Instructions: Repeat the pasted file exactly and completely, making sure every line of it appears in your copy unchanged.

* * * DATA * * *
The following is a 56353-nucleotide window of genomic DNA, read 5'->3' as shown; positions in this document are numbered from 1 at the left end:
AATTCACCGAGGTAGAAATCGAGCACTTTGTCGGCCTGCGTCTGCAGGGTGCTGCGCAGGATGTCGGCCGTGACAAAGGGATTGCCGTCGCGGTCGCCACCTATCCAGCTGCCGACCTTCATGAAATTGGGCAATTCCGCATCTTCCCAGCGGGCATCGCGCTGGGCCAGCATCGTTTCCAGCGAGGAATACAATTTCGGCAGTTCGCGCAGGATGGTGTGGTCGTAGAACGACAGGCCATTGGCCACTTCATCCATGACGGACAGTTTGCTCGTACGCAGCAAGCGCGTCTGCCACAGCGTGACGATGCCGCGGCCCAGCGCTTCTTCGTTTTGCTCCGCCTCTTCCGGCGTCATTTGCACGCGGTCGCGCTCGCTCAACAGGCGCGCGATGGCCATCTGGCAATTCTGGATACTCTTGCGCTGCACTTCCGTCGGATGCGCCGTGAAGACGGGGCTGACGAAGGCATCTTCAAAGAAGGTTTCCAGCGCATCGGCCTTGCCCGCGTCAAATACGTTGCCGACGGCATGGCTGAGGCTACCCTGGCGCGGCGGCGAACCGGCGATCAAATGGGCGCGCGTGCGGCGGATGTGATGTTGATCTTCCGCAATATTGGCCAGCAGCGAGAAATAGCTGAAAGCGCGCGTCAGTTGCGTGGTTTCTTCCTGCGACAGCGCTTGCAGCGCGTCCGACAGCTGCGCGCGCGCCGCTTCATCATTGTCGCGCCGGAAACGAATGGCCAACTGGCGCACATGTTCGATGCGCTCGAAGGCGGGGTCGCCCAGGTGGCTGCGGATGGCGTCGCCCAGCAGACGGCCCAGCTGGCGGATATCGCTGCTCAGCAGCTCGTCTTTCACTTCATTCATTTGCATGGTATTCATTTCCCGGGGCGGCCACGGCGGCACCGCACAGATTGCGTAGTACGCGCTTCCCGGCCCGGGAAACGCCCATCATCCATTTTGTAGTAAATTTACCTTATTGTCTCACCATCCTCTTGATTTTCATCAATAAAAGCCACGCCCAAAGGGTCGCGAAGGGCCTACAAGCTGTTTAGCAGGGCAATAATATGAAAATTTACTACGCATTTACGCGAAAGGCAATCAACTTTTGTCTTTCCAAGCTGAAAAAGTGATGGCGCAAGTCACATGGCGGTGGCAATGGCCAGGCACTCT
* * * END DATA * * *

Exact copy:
The following is a 56353-nucleotide window of genomic DNA, read 5'->3' as shown; positions in this document are numbered from 1 at the left end:
AATTCACCGAGGTAGAAATCGAGCACTTTGTCGGCCTGCGTCTGCAGGGTGCTGCGCAGGATGTCGGCCGTGACAAAGGGATTGCCGTCGCGGTCGCCACCTATCCAGCTGCCGACCTTCATGAAATTGGGCAATTCCGCATCTTCCCAGCGGGCATCGCGCTGGGCCAGCATCGTTTCCAGCGAGGAATACAATTTCGGCAGTTCGCGCAGGATGGTGTGGTCGTAGAACGACAGGCCATTGGCCACTTCATCCATGACGGACAGTTTGCTCGTACGCAGCAAGCGCGTCTGCCACAGCGTGACGATGCCGCGGCCCAGCGCTTCTTCGTTTTGCTCCGCCTCTTCCGGCGTCATTTGCACGCGGTCGCGCTCGCTCAACAGGCGCGCGATGGCCATCTGGCAATTCTGGATACTCTTGCGCTGCACTTCCGTCGGATGCGCCGTGAAGACGGGGCTGACGAAGGCATCTTCAAAGAAGGTTTCCAGCGCATCGGCCTTGCCCGCGTCAAATACGTTGCCGACGGCATGGCTGAGGCTACCCTGGCGCGGCGGCGAACCGGCGATCAAATGGGCGCGCGTGCGGCGGATGTGATGTTGATCTTCCGCAATATTGGCCAGCAGCGAGAAATAGCTGAAAGCGCGCGTCAGTTGCGTGGTTTCTTCCTGCGACAGCGCTTGCAGCGCGTCCGACAGCTGCGCGCGCGCCGCTTCATCATTGTCGCGCCGGAAACGAATGGCCAACTGGCGCACATGTTCGATGCGCTCGAAGGCGGGGTCGCCCAGGTGGCTGCGGATGGCGTCGCCCAGCAGACGGCCCAGCTGGCGGATATCGCTGCTCAGCAGCTCGTCTTTCACTTCATTCATTTGCATGGTATTCATTTCCCGGGGCGGCCACGGCGGCACCGCACAGATTGCGTAGTACGCGCTTCCCGGCCCGGGAAACGCCCATCATCCATTTTGTAGTAAATTTACCTTATTGTCTCACCATCCTCTTGATTTTCATCAATAAAAGCCACGCCCAAAGGGTCGCGAAGGGCCTACAAGCTGTTTAGCAGGGCAATAATATGAAAATTTACTACGCATTTACGCGAAAGGCAATCAACTTTTGTCTTTCCAAGCTGAAAAAGTGATGGCGCAAGTCACATGGCGGTGGCAATGGCCAGGCACTCT